Likewise, the same for SPUU:

These Pair of Leveraged ETFs are Banking on a Post-Midterm Election Rally 2Related: ETFs with Heavy Apple Exposure Slammed by Latest Downgrade

Stocks are Perfect 18-for-18 in Post-Midterm Elections

If history repeats itself, according to Stephen McBride of the RiskHedge Report, it could bode well for stocks and in turn, three exchange-traded funds (ETFs). As McBride noted in a MarketWatch article, stock movements into the green are a perfect 18-for-18 following midterm elections–the type of sure-shot accuracy that could rival even basketball star Stephen Curry from the three-point line.

“Since 1946, there have been 18 midterm elections. Stocks were higher 12 months after every single one. Every single one,” McBride wrote. “That’s 18 for 18. Even though we’ve had every possible political combination in the past 72 years. Republican president with Democratic Congress. Democratic president with Republican Congress. Republican president and Congress. Democratic president and Congress.”

It’s not just accuracy, but also the extent of the rise as McBride noted that following midterm elections, stocks have gone up by an average of 17% and even higher from their lows–32%. McBride also alluded to the latest October sell-off as standard fare when reacting as a precursor to midterm elections.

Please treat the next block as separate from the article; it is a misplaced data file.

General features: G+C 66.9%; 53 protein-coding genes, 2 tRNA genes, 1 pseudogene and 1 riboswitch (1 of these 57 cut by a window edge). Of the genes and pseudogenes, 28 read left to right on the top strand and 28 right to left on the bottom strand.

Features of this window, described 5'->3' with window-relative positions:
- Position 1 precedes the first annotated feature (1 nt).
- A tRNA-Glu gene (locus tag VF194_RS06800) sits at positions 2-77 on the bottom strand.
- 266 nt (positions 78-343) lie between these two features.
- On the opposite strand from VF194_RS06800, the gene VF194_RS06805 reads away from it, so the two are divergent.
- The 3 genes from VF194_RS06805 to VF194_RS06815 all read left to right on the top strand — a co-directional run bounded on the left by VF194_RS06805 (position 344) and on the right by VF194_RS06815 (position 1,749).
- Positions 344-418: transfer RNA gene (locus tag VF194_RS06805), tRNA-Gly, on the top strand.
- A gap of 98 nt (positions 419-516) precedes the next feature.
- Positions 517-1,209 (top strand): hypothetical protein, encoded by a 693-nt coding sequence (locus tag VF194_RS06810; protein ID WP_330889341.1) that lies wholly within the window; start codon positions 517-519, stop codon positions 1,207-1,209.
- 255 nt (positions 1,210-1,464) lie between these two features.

“There’s one last important point you should know,” wrote McBride. “Leading up to midterms, U.S. stocks typically perform poorly. From January to October in midterm years, they drop an average of roughly 1%. In all other years, stocks rise roughly 7% in that time frame.”

CNBC underscored this point regarding the S&P 500 index in particular in the chart below:

3 ETFs to Watch as Midterm Elections Loom 1

In order to capture the subsequent run up in stocks, investors may want to consider three ETFs that track the S&P 500 to take advantage of the post-midterm election gain. Investors are hoping a rise in U.S. equities for a 19th consecutive time are in store, which is a much-needed break after October’s volatility.

“For all the market’s gyrations in the past few weeks, the S&P 500 is roughly flat this year,” McBride wrote. “If we stay on script, we should expect the market to surge in November after the uncertainty of the elections is behind us.”

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